A business plan for Little Manly foreshore may help to keep the harbourfront land in public hands.
Manly Council voted this week to prepare a business case to help finance last year's purchase of No 40 Stuart St, which is ear-marked for demolition in the future to extend Little Manly park.
The council had previously resolved to sell two properties - Nos 34 and 36 Stuart St - in order to fund the $4.2 million purchase of No 40.
However the threat to public open space enraged residents who successfully took the council to the Land and Environment Court to block the sale.
At Monday's meeting the council voted to consider financial options including raising the timber house at 34 Stuart St and using the space underneath for a paid dinghy and kayak lock- up facility. The dwelling could be used, for example as The Manly Coastal Environment Centre, thus saving the rental on the groups' existing premises.
Deferring the transformation of No 40 into open space is also on the table, meaning the council could continue to receive rent from the property. Changing the council's loan on the property to interest-only repayments and increasing Manly's Environment Levy will also be considered.
While councillors welcomed the development of a business plan, Cr Barbara Aird expressed concerns that, despite everything, the future of the beachfront land is still not secure.
A motion, put by Crs Cathy Griffin, Hugh Burns and Aird to rescind an earlier decision to re-zone the Stuart St properties from 'open space' to 'residential' was deferred until next month. That means that the council's September decision to spot re-zone the four Stuart St properties on Little Manly beach, still stands.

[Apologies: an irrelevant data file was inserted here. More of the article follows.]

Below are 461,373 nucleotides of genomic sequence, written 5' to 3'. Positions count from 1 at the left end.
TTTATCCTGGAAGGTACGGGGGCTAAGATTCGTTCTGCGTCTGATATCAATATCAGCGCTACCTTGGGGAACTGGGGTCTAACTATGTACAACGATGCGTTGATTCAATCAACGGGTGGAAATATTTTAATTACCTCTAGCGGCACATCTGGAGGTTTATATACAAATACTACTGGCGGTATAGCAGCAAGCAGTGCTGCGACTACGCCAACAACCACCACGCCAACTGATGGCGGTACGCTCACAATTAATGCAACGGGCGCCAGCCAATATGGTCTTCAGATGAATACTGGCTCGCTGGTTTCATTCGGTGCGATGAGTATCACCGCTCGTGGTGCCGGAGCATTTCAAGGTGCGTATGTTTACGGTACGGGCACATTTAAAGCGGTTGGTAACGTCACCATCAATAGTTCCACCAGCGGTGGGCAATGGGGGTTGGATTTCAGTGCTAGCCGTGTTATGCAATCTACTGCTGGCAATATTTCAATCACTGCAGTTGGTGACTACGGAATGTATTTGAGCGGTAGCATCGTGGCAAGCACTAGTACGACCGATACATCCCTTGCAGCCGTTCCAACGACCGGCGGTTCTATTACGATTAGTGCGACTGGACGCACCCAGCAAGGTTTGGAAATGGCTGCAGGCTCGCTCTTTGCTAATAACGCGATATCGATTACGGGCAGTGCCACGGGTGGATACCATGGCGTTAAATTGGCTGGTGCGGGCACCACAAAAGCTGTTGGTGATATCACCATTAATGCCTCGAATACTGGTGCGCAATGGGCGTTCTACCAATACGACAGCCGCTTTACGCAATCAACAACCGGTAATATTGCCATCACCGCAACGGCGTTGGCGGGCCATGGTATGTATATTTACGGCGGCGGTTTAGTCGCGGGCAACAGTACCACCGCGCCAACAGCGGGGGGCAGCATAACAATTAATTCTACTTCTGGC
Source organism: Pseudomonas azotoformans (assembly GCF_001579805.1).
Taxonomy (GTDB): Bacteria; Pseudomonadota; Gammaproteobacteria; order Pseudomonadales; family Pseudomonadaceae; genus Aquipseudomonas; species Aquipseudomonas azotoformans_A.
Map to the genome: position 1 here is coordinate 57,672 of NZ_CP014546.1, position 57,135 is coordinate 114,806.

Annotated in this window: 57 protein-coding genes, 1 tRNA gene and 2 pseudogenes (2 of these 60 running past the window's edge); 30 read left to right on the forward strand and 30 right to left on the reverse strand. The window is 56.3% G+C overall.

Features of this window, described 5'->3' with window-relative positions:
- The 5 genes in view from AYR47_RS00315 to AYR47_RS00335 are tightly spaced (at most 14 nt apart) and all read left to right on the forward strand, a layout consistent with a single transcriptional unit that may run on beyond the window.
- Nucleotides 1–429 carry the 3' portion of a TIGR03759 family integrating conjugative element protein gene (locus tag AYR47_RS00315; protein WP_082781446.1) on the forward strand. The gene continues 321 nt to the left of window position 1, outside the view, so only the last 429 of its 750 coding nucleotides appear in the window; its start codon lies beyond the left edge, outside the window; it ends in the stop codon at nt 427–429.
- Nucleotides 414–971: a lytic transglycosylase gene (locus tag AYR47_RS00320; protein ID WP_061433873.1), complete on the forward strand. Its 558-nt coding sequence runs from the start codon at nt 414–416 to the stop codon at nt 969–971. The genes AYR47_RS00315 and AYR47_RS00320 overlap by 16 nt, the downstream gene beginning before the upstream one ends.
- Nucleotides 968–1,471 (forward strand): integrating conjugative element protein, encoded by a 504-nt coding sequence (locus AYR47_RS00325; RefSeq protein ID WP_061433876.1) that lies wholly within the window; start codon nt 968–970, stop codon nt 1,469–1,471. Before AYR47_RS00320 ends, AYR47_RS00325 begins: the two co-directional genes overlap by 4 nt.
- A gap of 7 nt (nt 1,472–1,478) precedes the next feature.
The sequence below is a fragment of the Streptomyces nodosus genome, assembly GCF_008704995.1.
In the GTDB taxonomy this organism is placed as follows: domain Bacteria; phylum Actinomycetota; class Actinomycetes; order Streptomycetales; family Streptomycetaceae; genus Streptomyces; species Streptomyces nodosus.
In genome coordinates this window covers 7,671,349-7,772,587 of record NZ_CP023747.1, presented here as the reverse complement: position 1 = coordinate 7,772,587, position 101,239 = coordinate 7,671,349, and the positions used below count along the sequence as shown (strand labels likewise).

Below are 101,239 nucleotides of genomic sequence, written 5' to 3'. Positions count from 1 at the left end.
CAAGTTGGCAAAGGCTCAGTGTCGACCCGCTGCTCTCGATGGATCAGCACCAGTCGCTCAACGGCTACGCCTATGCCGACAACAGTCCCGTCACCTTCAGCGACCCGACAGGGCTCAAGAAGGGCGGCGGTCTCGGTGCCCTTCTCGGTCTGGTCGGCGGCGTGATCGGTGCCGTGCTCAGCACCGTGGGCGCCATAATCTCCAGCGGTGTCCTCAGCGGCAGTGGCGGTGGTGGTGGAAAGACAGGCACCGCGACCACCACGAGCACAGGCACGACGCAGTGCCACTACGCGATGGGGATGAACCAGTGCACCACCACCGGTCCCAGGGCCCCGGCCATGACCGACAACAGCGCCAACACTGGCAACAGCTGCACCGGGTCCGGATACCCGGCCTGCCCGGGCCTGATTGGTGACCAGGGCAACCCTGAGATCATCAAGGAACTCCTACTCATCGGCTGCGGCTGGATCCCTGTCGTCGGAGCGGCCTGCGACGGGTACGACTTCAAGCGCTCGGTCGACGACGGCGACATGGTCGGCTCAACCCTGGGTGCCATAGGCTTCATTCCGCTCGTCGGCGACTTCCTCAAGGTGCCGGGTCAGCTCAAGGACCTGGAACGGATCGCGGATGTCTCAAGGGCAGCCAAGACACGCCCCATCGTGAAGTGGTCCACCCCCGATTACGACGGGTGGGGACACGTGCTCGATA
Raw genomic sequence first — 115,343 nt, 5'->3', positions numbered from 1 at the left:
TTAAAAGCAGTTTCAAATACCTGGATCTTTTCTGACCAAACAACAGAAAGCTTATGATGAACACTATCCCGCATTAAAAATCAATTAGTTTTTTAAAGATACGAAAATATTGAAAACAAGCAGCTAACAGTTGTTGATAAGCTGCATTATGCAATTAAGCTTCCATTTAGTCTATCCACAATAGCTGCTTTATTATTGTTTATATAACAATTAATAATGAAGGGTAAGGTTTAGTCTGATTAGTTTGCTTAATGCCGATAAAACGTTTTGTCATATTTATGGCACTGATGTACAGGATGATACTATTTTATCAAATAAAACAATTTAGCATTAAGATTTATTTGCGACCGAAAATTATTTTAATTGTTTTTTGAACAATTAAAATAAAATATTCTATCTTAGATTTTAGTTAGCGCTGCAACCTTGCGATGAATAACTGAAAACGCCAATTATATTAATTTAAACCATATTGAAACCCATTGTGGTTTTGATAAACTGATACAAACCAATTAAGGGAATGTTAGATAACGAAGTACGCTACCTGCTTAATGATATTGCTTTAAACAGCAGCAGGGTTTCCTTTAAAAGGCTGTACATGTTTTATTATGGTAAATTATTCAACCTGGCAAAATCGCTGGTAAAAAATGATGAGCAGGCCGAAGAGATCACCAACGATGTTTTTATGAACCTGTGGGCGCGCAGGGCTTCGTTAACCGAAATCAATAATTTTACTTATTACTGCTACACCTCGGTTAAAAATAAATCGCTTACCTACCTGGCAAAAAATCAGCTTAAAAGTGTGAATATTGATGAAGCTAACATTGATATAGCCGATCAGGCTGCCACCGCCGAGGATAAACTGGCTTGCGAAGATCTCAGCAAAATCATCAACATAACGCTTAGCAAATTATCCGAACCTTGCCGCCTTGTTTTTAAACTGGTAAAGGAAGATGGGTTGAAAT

The council's four independent councillors and residents' group Save Little Manly Foreshore see the re-zoning as an attempt to circumvent the Land and Environment Court "no sale" ruling.
Good For Manly councillor Candy Bingham welcomed the business plan proposal and congratulated Manly residents who fought to keep the land in public hands, particularly the Save LIttle Manly Foreshore Group and Cr Aird who fought for the vision for years at Manly Council.
But she criticised the council for "wasting $200,000 of rate payers' money" in the Land and Environment Court.
Council staff will now prepare a business case to be considered at next month's meeting. That meeting should also vote on the re-zoning rescission motion.
UPDATE: Just when you thought it was safe to go back into the water .... the future of the Little Manly Foreshore is in question again.
After the Land & Environment Court’s recent ruling against Manly Council, it was hoped that the matter of rezoning of the foreshore land from ‘open space’ to ‘residential’ would be taken off the table.
Instead, Manly’s Liberal Councillors have effectively delayed this for another month while further legal advice is sought. If Manly Council intends that the foreshore land be used as public parkland, why would the foreshore need to be rezoned to residential?
The judgement by Justice Biscoe clearly stated that the Mayor's motion of December 2012 to sell-off the land was no longer valid.
It's time Council revisited the four Architect designs which were commissioned in June 2012, but have never been made public, to look at how a park could be created on this land. Council should also prepare a draft plan of management for what is clearly COMMUNITY LAND and stop playing games. It has already cost around $200,000 in ratepayers money in court costs - image what a great park we could have created with that money.
The judgement handed down by Justice Biscoe on 9/10/13 in the Land & Environment court against the sale by Manly Council of two parcels of foreshore land, currently zoned as 'open space' and extensively used by the community, was in favour of the resident action group. He found that the land at 34 & 36 Stuart Street was in fact 'community' land and therefore could not sold by Council without due process.